DePinto said members of the Tri-Board, a joint panel that comprised selectmen, the School Committee, and the Finance and Advisory Board, all agreed at that time that they would “not support any override for five years with the exception of the debt exclusion for the middle school.”
He said he also believes it is “the wrong time to be asking people to kick in,” noting that as a certified public accountant, he is aware of added taxes and fees many residents face or might be hit with at the state and federal levels.
Selectman Thomas Boussy, who joined the board after last year’s debt exclusion, voted in support of the CPA.
“For years, the town hasn’t properly funded the creation and maintenance of our most basic assets,” Boussy said. “With the CPA, we have an opportunity to finally address our fields and playgrounds, our 97-year-old fire station, and our other historic buildings in the town, including the library, to make improvements to our open space as well as our low-income housing.”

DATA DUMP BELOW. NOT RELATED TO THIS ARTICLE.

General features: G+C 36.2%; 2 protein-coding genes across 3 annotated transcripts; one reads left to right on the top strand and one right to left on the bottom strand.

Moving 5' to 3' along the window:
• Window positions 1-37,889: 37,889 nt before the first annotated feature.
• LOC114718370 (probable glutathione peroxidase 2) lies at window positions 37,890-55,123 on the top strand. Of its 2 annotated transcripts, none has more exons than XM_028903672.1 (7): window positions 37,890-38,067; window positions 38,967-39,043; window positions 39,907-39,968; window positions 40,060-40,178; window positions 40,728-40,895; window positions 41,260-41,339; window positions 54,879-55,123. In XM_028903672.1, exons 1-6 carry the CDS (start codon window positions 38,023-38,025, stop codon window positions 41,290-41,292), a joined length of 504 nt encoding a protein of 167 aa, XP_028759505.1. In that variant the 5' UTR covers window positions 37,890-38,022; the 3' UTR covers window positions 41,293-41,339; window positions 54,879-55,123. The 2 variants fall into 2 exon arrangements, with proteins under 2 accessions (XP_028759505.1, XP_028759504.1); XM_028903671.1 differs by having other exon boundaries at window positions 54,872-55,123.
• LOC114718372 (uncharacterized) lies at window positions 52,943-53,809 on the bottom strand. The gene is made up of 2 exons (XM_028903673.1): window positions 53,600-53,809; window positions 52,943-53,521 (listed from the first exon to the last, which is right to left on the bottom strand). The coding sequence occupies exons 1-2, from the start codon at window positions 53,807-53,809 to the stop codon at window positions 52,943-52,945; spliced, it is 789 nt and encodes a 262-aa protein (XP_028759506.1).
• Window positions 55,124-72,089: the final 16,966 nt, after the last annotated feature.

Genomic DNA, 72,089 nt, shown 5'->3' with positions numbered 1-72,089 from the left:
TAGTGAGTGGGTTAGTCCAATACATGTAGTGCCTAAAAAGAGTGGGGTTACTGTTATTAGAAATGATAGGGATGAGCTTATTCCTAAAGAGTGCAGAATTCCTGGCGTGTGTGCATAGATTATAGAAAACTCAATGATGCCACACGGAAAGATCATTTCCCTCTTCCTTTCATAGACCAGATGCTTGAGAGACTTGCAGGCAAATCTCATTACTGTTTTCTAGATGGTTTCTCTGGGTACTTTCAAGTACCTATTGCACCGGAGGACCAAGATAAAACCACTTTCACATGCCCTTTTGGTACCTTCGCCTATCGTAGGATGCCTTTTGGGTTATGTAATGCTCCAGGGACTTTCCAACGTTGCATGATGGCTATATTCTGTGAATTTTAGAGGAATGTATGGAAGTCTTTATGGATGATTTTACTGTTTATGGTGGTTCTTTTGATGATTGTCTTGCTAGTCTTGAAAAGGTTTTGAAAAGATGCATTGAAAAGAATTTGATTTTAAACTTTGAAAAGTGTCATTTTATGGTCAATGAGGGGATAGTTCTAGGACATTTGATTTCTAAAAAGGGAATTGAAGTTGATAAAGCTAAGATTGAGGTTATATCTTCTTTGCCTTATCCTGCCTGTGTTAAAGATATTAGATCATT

He said the town could make those improvements with the state picking up 27 to 40 percent of the costs.
“I’m just not willing to turn a blind eye to that kind of money,” he said.
John Laidler can be reached at email@example.com.